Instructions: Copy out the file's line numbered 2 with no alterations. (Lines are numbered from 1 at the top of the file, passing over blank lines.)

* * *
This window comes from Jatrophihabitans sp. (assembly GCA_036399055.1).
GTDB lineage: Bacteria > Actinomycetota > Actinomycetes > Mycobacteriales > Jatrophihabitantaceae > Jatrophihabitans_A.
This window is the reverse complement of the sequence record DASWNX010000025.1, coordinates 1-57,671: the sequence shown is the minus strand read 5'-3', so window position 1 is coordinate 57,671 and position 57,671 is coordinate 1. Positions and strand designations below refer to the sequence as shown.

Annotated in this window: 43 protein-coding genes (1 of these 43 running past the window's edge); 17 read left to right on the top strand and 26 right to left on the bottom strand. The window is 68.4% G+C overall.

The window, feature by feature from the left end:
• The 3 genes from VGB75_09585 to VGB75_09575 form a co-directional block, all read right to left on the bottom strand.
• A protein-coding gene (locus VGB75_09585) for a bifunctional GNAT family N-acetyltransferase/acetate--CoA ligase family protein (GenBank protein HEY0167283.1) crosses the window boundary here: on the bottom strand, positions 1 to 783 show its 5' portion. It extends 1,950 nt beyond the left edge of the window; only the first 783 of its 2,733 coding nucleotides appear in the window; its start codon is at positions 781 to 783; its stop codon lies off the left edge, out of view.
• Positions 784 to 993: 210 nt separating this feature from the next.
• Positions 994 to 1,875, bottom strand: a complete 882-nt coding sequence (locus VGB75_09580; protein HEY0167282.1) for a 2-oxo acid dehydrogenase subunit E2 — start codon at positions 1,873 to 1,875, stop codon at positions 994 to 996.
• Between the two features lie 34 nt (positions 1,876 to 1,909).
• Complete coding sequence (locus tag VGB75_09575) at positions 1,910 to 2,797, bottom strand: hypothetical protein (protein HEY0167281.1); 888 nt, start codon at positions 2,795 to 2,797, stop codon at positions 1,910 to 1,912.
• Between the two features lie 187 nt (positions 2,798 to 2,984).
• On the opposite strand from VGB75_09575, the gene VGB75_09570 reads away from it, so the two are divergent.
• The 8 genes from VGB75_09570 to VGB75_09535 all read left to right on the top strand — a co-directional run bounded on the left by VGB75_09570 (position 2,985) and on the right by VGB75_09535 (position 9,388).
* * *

GTDB lineage: Bacteria > Actinomycetota > Actinomycetes > Mycobacteriales > Jatrophihabitantaceae > Jatrophihabitans_A.